Firstly you need to clean the window frames using a degreaser making sure it’s squeaky clean.
Next, you want to use a sanding sponge to gently buff the surface of the uPVC frame without scratching it. Do not use sand paper for this reason! Then, wipe any residue with a damp cloth. This ensures the paint adheres directly onto the uPVC.
2. Tape off the edges
You need to add masking tape along the edges of all the frames you intend to paint. I had 35 panes of glass to apply masking tape to which took me the best part of 2 hours to do. As with any painting make sure you lay down a dust sheet and remove any furniture from the area.
3. Choose the right type of paint
Choosing the right kind of paint for your uPVC window frames is a very important to to ensure the durability of your newly painted frames. Luckily there are a number of options on the market these days. There are products like Zinnser AllCoat (opens in new tab) that do not require any primer but they are limited in colour options. Rustoleum Garden Paint (opens in new tab) can be applied directly onto uPVC and comes in 110 colours or you can also use a primer with an external paint for a hard-wearing finish.
Your local paint providers can give advice on the best options for the finish you want to achieve. After chatting with my local, I decided to use an outdoor primer and then for the main coat, I used an internal eggshell. As I had painted the wall with Myland’s Copper Green (opens in new tab) I decided to use another colour from their palette called Borough Market (opens in new tab) which is a luscious Dark Green that almost looks black in certain light.
First I applied Mylands wood and metal primer in Dark grey onto the frames using a brush, making sure to get in all the edges and corners. Doing a small section at a time I quickly ran over the painted section using a small roller to flatten out any brush marks. This helps to smooth out the finish on the surface.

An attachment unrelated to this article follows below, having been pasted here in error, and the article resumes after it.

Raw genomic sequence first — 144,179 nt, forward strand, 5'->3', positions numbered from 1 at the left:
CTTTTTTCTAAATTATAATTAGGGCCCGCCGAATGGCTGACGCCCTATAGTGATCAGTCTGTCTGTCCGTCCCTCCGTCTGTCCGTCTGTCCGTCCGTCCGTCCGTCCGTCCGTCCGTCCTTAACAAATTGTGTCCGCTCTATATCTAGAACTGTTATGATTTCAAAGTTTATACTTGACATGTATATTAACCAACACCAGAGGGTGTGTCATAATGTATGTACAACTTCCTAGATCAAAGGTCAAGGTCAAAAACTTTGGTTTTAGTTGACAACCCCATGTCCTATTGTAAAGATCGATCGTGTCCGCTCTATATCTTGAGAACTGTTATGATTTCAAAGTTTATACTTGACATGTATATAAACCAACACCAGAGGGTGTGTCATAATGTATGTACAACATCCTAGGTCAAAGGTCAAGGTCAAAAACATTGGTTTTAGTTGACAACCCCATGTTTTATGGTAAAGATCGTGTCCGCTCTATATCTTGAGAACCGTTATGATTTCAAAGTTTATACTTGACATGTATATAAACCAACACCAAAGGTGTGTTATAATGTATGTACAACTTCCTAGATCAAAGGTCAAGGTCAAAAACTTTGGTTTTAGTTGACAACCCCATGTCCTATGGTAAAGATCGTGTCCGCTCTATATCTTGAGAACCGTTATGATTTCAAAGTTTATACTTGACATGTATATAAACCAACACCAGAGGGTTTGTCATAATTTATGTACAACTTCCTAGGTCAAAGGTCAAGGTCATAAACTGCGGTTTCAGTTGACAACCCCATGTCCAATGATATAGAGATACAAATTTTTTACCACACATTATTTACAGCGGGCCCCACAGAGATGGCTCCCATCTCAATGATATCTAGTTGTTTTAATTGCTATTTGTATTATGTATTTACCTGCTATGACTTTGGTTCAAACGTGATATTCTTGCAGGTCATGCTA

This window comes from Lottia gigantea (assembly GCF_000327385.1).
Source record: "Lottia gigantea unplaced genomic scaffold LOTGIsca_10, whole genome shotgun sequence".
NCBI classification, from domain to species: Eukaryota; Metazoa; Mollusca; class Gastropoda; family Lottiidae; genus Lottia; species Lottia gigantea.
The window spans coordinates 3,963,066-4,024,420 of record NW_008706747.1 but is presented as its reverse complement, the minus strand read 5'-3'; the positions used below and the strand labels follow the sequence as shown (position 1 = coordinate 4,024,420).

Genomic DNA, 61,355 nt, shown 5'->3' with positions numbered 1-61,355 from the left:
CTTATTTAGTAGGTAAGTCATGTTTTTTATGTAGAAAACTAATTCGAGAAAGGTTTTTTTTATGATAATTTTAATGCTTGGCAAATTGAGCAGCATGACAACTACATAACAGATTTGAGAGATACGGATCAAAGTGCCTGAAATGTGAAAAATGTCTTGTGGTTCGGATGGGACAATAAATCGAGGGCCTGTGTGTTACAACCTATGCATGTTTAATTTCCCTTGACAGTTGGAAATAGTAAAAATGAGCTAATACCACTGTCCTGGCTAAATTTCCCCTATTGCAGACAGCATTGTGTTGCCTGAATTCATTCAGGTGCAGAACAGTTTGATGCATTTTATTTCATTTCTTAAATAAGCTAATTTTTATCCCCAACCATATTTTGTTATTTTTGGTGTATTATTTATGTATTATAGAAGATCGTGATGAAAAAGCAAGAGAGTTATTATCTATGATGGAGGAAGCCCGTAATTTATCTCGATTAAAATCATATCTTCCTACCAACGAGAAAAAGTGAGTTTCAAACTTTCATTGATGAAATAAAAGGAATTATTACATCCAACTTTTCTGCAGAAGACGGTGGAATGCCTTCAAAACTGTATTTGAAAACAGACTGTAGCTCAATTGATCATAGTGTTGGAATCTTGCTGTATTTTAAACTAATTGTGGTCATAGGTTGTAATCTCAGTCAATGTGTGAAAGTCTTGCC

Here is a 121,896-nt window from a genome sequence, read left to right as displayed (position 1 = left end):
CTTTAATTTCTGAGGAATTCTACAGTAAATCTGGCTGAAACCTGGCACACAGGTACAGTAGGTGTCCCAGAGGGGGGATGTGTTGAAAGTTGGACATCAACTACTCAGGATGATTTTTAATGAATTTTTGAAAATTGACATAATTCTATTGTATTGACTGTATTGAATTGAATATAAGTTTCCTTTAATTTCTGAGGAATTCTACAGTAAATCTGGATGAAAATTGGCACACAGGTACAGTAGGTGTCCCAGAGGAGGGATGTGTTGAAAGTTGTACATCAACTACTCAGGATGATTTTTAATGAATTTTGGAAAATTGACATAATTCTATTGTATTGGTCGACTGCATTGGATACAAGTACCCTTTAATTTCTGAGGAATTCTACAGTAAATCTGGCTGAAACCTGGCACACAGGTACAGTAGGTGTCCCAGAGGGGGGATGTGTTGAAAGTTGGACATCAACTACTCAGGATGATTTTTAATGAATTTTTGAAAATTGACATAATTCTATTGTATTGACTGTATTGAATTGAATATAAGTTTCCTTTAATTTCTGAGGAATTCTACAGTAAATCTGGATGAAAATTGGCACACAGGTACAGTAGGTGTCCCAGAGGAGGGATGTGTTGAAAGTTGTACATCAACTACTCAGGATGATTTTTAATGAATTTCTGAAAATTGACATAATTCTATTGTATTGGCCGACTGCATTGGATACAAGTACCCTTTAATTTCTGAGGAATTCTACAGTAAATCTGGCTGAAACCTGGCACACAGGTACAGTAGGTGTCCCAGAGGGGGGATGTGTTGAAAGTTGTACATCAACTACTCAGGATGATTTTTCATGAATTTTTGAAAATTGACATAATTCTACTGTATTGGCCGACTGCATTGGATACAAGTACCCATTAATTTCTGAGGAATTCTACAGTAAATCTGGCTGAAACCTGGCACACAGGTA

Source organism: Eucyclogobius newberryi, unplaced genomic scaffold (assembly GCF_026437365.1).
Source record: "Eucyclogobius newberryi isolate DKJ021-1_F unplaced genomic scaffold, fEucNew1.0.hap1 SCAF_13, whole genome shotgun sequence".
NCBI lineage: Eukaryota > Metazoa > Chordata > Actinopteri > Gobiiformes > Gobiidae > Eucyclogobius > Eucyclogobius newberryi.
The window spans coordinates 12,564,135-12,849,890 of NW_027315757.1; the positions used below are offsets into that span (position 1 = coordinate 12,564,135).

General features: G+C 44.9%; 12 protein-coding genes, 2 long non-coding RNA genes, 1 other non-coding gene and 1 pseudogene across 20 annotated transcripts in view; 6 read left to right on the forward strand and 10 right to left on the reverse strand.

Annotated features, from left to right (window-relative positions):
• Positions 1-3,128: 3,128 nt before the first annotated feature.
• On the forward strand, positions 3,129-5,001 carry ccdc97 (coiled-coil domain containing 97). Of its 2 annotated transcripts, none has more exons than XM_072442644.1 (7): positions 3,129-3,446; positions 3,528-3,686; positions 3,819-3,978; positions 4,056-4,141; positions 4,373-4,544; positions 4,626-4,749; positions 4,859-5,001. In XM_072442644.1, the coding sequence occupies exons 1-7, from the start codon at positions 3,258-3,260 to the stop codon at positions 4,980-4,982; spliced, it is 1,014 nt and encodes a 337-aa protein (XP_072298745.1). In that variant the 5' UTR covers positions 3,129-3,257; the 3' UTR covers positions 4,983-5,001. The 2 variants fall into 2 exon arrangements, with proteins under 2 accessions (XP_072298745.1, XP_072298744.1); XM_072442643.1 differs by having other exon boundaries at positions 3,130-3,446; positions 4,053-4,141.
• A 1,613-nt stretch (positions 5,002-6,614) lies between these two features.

- Find all our conservatory ideas for more inspo.
When this first coat is dry, apply the main colour on top of the primed frames using the same method of using the brush followed, by the roller.
You may need two coats of the main colour.
5. Remove the masking tape
When you have finished with your final coat start to immediately remove the masking tape before it dries. If you allow the paint to dry before removing the masking tape first you run the risk of it flaking off the frame. If you do happen to get any paint on the windows don’t worry, just use a scraper and the paint will come off easily.
Is it worth painting uPVC windows?
In one word: yes! I am over the moon with the results. It instantly transformed the space and I particularly enjoy the way it frames the view of the garden. Having a darker colour on the frames has also made the room feel bigger as the contrast tricks the eye a little and distracts from the smaller size of the room. Our conservatory no longer looks cold or cheap and now feels elegant and sophisticated.